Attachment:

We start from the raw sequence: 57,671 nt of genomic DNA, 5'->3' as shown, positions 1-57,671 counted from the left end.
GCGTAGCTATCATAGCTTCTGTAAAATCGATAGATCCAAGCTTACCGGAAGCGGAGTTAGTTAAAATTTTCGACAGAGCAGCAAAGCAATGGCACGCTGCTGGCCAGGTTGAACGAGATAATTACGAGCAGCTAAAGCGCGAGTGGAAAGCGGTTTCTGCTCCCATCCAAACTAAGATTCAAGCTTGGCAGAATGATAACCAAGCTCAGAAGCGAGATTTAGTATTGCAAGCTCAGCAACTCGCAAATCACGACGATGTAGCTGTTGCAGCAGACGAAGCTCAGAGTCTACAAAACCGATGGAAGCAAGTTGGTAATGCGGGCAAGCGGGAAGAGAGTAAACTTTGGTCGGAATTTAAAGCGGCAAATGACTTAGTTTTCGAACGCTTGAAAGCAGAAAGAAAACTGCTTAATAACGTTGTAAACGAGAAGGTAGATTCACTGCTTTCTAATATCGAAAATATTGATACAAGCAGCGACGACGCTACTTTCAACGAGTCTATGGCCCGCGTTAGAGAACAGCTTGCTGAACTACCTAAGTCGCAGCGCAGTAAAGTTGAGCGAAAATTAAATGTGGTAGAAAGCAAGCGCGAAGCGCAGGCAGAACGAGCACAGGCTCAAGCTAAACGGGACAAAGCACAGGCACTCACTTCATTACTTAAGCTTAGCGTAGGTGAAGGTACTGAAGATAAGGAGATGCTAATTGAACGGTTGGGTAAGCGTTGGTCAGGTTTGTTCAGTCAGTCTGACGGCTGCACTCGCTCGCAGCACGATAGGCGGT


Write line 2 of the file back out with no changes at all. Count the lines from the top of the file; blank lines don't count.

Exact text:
GCGTAGCTATCATAGCTTCTGTAAAATCGATAGATCCAAGCTTACCGGAAGCGGAGTTAGTTAAAATTTTCGACAGAGCAGCAAAGCAATGGCACGCTGCTGGCCAGGTTGAACGAGATAATTACGAGCAGCTAAAGCGCGAGTGGAAAGCGGTTTCTGCTCCCATCCAAACTAAGATTCAAGCTTGGCAGAATGATAACCAAGCTCAGAAGCGAGATTTAGTATTGCAAGCTCAGCAACTCGCAAATCACGACGATGTAGCTGTTGCAGCAGACGAAGCTCAGAGTCTACAAAACCGATGGAAGCAAGTTGGTAATGCGGGCAAGCGGGAAGAGAGTAAACTTTGGTCGGAATTTAAAGCGGCAAATGACTTAGTTTTCGAACGCTTGAAAGCAGAAAGAAAACTGCTTAATAACGTTGTAAACGAGAAGGTAGATTCACTGCTTTCTAATATCGAAAATATTGATACAAGCAGCGACGACGCTACTTTCAACGAGTCTATGGCCCGCGTTAGAGAACAGCTTGCTGAACTACCTAAGTCGCAGCGCAGTAAAGTTGAGCGAAAATTAAATGTGGTAGAAAGCAAGCGCGAAGCGCAGGCAGAACGAGCACAGGCTCAAGCTAAACGGGACAAAGCACAGGCACTCACTTCATTACTTAAGCTTAGCGTAGGTGAAGGTACTGAAGATAAGGAGATGCTAATTGAACGGTTGGGTAAGCGTTGGTCAGGTTTGTTCAGTCAGTCTGACGGCTGCACTCGCTCGCAGCACGATAGGCGGT